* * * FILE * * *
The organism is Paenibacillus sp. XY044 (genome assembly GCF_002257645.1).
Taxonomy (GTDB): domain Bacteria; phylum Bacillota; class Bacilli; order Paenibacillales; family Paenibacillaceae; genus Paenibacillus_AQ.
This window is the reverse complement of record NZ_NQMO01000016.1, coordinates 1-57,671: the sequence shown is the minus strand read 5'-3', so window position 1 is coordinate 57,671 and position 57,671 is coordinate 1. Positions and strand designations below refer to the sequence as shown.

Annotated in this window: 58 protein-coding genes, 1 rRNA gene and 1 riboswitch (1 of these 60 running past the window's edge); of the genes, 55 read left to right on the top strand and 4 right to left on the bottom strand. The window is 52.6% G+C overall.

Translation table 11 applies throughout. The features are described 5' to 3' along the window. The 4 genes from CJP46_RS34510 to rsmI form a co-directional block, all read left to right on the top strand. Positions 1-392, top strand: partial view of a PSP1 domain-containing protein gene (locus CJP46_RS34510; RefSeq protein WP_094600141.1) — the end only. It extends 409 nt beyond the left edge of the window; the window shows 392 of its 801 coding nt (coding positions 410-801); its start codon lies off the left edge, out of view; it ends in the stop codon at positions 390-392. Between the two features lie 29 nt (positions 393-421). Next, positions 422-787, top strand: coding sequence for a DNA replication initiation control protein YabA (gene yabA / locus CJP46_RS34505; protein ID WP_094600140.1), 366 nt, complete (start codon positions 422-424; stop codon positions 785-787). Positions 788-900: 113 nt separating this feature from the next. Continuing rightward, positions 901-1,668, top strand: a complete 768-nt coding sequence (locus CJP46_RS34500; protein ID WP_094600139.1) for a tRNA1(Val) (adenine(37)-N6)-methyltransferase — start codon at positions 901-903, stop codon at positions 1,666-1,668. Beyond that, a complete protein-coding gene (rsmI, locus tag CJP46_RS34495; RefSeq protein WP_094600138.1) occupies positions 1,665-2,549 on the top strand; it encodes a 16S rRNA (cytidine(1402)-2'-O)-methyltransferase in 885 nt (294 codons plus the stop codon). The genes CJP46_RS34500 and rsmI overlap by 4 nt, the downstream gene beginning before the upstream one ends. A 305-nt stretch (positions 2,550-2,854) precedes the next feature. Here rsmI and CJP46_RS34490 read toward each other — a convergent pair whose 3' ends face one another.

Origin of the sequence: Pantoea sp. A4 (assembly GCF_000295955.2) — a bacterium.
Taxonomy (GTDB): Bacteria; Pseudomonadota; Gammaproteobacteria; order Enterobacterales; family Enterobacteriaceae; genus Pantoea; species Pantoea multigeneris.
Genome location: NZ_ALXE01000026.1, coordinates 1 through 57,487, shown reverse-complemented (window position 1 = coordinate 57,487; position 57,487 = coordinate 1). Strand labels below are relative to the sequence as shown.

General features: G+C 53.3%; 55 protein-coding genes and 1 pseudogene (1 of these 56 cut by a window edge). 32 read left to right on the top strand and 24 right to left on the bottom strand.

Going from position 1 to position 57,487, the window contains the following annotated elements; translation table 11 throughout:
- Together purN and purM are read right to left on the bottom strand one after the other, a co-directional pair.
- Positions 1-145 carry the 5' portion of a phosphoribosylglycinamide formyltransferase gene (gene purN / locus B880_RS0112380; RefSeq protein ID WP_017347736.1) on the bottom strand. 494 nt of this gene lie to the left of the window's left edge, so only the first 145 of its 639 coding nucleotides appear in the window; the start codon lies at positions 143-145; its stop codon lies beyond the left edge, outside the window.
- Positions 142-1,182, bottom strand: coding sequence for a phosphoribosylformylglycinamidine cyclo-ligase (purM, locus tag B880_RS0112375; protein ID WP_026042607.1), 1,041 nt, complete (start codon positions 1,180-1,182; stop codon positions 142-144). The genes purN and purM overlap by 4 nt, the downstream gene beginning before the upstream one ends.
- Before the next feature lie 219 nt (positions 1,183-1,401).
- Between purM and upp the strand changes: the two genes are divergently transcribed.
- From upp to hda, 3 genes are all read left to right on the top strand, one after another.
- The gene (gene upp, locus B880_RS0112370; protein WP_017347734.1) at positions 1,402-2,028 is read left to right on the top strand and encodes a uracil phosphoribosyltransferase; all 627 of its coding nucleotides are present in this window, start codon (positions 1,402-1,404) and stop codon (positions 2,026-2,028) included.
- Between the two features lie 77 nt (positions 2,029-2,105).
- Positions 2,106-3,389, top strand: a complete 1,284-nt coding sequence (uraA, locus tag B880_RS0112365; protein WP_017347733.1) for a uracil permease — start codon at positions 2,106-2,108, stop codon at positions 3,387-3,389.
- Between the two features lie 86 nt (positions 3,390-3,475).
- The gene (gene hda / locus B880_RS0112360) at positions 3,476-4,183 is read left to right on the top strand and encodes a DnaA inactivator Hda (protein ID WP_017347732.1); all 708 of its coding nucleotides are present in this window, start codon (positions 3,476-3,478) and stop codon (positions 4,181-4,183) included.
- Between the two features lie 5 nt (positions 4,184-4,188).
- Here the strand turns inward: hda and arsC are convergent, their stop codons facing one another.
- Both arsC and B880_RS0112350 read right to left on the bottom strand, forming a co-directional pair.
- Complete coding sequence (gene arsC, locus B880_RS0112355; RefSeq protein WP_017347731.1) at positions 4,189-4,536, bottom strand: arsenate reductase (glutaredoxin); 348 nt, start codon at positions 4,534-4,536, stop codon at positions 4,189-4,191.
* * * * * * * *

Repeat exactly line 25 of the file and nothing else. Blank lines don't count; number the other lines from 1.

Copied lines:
- Complete coding sequence (gene arsC, locus B880_RS0112355; RefSeq protein WP_017347731.1) at positions 4,189-4,536, bottom strand: arsenate reductase (glutaredoxin); 348 nt, start codon at positions 4,534-4,536, stop codon at positions 4,189-4,191.